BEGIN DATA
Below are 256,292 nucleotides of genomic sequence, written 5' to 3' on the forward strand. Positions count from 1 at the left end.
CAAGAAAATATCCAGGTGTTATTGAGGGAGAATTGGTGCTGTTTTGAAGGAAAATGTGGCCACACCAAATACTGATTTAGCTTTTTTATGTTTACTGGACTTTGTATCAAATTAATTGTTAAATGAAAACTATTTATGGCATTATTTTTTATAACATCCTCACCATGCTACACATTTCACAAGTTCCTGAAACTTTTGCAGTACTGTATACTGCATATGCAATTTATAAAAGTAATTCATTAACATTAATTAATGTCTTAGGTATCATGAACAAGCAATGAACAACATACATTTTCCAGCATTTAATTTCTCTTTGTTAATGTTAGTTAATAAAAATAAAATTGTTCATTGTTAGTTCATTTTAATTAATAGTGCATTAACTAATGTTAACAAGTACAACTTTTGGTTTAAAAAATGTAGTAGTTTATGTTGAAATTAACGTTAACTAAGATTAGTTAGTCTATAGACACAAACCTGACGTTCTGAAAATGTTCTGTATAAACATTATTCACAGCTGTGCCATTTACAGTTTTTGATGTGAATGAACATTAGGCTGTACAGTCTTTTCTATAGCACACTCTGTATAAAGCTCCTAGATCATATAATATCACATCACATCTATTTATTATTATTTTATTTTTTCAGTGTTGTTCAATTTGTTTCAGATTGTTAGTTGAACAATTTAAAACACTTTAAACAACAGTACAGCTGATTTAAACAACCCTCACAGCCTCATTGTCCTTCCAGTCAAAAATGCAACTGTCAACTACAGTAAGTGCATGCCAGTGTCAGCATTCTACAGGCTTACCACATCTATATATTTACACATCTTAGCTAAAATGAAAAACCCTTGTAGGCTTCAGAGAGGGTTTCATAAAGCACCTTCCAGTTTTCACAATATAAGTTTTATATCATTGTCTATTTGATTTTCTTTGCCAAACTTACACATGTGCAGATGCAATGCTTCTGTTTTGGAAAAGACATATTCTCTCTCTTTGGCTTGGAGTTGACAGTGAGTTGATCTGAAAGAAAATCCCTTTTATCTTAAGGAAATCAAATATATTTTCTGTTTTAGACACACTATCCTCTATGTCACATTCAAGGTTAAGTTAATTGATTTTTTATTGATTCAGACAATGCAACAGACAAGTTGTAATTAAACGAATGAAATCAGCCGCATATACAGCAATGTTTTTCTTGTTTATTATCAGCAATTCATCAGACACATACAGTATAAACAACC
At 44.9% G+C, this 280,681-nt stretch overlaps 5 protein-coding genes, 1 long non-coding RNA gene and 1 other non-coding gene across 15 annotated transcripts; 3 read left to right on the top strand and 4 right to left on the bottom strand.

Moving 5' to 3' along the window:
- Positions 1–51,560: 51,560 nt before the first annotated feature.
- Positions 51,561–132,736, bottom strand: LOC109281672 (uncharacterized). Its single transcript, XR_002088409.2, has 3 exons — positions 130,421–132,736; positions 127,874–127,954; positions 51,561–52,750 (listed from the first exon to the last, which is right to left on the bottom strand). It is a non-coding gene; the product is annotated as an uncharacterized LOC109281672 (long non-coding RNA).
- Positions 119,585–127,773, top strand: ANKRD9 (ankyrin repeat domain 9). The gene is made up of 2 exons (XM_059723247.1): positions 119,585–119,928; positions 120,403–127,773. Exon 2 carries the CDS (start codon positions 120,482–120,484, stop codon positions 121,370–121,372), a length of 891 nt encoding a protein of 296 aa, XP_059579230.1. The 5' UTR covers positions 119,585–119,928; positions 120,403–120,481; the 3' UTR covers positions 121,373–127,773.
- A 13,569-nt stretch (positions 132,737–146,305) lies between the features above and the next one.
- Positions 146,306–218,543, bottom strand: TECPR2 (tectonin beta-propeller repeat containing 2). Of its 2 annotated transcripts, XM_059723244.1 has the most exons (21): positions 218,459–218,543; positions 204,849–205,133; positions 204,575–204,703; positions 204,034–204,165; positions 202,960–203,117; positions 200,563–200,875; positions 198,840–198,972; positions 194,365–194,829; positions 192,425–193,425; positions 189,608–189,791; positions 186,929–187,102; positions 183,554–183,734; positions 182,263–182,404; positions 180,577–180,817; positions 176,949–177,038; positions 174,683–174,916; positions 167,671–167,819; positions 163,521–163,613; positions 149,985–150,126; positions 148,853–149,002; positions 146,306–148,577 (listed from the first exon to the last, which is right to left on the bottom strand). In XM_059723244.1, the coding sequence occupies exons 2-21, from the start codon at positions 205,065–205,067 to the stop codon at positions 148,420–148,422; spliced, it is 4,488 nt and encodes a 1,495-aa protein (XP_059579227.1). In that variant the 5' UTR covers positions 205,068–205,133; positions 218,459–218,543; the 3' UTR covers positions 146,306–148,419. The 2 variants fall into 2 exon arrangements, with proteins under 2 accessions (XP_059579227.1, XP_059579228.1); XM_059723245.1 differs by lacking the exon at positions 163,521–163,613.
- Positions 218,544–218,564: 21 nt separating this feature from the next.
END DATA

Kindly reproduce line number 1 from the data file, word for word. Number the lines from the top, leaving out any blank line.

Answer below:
Below are 256,292 nucleotides of genomic sequence, written 5' to 3' on the forward strand. Positions count from 1 at the left end.